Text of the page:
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Cover image by: Sylvia Chang
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The Federal Funds rate directly affects what banks charge one another for short-term funding, but importantly, it provides a benchmark for such credit products as adjustable-rate mortgages, consumer loans, and interest rates on credit cards. As such, the Fed action will likely have a rapid negative impact on credit market conditions, thereby quelling activity in the credit markets. This is meant to reduce the growth of aggregate demand in the economy so as to reduce inflationary pressure. The policy can no doubt succeed in reducing inflation. The question remains as to whether it can do so without setting off a recession.
In its announcement, the Fed noted that, although spending and production have softened, employment growth has been robust in recent months. This fact exacerbates inflation, which is already high due to the pandemic and the war in Ukraine. Thus, monetary policy is meant to suppress demand in the economy but cannot affect the pandemic or war situations.
In his press conference, Fed Chair Powell said that another 75-basis-point increase could happen in September, but that it will be data-dependent. More notably, he said that “as the stance of monetary policy tightens further, it likely will become appropriate to slow the pace of increases.” Powell also said that, although he is not trying to engineer a recession, and although he thinks one can be avoided, “we think it’s necessary to have growth slow down. We actually think we need a period of growth below potential in order to create some slack, so that the supply side can catch up.” In choosing policy, Powell said the Fed would closely watch economic growth, labor market conditions, and inflation itself.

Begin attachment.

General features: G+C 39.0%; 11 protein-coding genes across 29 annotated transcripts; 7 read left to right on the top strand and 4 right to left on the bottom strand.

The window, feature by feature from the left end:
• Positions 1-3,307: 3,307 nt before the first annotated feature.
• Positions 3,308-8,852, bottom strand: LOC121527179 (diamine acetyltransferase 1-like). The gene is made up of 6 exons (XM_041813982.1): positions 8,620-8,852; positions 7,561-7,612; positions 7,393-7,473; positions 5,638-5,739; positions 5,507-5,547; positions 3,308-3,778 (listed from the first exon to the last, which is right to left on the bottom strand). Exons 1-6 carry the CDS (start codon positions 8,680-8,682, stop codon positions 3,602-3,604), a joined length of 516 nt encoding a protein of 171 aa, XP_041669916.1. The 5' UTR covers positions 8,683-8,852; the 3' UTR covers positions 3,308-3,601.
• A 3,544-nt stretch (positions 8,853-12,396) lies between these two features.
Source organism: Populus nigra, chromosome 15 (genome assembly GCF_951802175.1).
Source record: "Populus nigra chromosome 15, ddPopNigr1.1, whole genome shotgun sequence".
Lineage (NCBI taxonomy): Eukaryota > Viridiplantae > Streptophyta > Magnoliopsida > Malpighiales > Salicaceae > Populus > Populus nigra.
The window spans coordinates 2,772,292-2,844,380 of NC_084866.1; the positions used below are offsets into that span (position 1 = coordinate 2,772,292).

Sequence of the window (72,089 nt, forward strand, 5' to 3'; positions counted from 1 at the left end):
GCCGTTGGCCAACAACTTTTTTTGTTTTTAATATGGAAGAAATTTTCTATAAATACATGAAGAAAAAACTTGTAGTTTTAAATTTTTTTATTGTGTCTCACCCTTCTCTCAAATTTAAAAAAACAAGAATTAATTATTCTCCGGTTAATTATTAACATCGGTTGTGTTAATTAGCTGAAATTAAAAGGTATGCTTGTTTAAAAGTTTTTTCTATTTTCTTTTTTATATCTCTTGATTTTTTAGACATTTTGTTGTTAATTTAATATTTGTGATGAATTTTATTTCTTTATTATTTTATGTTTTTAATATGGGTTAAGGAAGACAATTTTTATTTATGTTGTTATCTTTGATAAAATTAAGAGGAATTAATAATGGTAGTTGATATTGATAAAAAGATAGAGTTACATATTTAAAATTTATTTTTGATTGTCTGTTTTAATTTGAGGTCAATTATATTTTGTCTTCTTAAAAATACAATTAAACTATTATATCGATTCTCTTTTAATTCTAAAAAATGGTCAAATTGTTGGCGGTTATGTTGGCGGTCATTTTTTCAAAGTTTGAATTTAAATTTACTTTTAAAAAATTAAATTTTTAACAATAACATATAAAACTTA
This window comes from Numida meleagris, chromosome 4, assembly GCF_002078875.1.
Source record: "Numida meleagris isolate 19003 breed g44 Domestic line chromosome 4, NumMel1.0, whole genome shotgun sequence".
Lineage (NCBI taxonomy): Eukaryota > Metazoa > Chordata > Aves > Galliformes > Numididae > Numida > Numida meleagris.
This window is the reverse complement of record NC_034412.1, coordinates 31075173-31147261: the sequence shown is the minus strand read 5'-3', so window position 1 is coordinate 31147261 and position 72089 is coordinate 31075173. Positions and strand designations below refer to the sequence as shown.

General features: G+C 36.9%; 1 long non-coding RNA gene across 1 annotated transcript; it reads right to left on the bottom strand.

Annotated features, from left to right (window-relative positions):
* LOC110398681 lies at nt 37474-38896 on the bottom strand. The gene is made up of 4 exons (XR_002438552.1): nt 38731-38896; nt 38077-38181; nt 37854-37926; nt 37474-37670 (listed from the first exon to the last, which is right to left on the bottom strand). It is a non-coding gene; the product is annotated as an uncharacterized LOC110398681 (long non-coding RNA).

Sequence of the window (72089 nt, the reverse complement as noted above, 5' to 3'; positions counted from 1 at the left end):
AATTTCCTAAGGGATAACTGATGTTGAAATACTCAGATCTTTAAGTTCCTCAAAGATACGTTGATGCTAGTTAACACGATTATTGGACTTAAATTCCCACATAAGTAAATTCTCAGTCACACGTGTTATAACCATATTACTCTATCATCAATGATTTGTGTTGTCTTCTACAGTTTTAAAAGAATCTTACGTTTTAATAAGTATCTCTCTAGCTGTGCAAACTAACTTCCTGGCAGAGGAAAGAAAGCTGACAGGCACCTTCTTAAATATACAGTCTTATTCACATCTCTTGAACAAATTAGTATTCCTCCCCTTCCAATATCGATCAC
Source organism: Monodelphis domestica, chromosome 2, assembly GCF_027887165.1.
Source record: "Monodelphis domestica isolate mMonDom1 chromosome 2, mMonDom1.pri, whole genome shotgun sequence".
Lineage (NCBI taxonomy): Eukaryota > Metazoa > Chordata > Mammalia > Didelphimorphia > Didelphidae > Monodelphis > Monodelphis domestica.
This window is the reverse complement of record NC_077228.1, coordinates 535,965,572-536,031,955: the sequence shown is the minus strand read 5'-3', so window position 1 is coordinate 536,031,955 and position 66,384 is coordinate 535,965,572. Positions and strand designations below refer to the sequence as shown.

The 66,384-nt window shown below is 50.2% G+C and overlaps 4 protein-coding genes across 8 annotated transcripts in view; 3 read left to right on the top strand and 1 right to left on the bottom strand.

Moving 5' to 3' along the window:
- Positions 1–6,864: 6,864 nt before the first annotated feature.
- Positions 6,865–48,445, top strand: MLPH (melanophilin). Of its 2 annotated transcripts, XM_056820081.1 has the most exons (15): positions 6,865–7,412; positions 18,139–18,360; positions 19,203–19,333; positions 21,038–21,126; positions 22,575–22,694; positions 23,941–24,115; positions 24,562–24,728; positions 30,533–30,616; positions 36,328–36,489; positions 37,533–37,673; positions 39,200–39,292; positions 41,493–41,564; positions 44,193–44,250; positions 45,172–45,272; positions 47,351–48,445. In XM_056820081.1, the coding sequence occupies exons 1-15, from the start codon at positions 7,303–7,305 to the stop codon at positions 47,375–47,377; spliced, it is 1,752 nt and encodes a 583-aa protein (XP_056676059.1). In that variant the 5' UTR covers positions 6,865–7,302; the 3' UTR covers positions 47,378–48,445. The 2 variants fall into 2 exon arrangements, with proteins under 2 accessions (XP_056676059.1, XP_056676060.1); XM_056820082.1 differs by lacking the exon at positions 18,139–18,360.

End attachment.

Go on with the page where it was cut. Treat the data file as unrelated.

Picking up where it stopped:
In response to the Fed action, equity prices increased sharply while bond yields fell moderately. Investors evidently saw the Fed’s action as increasing the likelihood that inflation will be suppressed. Moreover, they were likely pleased that Powell spoke about eventually easing the pace of tightening.
o Employment, the most important measure of the economy’s economic performance, has been growing at a very strong pace.
o Nondefense capital goods shipments grew in June and have been growing steadily for some time.
o A decline in inventories subtracted two percentage points from growth. This means that final demand was still positive (about 1.1% growth). Inventory swings of this magnitude do happen and may impel businesses to try to rebuild inventory levels, something that could add to growth in the third quarter.